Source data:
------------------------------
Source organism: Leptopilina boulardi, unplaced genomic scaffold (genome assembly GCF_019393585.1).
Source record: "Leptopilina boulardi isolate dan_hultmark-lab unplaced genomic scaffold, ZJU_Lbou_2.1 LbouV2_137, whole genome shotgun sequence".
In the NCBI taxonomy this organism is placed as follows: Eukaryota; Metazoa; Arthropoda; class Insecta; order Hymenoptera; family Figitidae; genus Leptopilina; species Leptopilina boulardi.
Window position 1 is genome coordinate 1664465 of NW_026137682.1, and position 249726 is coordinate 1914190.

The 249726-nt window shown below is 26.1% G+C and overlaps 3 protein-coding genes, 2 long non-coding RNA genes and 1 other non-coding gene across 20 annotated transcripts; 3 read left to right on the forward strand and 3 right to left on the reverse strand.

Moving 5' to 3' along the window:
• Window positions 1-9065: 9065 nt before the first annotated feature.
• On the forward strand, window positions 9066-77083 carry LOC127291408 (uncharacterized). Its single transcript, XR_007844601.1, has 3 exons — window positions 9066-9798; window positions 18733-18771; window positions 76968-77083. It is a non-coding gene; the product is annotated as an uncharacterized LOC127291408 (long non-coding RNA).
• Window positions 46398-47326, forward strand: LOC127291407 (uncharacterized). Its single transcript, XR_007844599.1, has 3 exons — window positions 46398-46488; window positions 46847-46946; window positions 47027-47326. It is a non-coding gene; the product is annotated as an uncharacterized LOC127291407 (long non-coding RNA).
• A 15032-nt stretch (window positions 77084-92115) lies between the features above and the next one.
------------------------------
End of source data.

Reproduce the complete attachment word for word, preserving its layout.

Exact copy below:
Source organism: Leptopilina boulardi, unplaced genomic scaffold (genome assembly GCF_019393585.1).
Source record: "Leptopilina boulardi isolate dan_hultmark-lab unplaced genomic scaffold, ZJU_Lbou_2.1 LbouV2_137, whole genome shotgun sequence".
In the NCBI taxonomy this organism is placed as follows: Eukaryota; Metazoa; Arthropoda; class Insecta; order Hymenoptera; family Figitidae; genus Leptopilina; species Leptopilina boulardi.
Window position 1 is genome coordinate 1664465 of NW_026137682.1, and position 249726 is coordinate 1914190.

The 249726-nt window shown below is 26.1% G+C and overlaps 3 protein-coding genes, 2 long non-coding RNA genes and 1 other non-coding gene across 20 annotated transcripts; 3 read left to right on the forward strand and 3 right to left on the reverse strand.

Moving 5' to 3' along the window:
• Window positions 1-9065: 9065 nt before the first annotated feature.
• On the forward strand, window positions 9066-77083 carry LOC127291408 (uncharacterized). Its single transcript, XR_007844601.1, has 3 exons — window positions 9066-9798; window positions 18733-18771; window positions 76968-77083. It is a non-coding gene; the product is annotated as an uncharacterized LOC127291408 (long non-coding RNA).
• Window positions 46398-47326, forward strand: LOC127291407 (uncharacterized). Its single transcript, XR_007844599.1, has 3 exons — window positions 46398-46488; window positions 46847-46946; window positions 47027-47326. It is a non-coding gene; the product is annotated as an uncharacterized LOC127291407 (long non-coding RNA).
• A 15032-nt stretch (window positions 77084-92115) lies between the features above and the next one.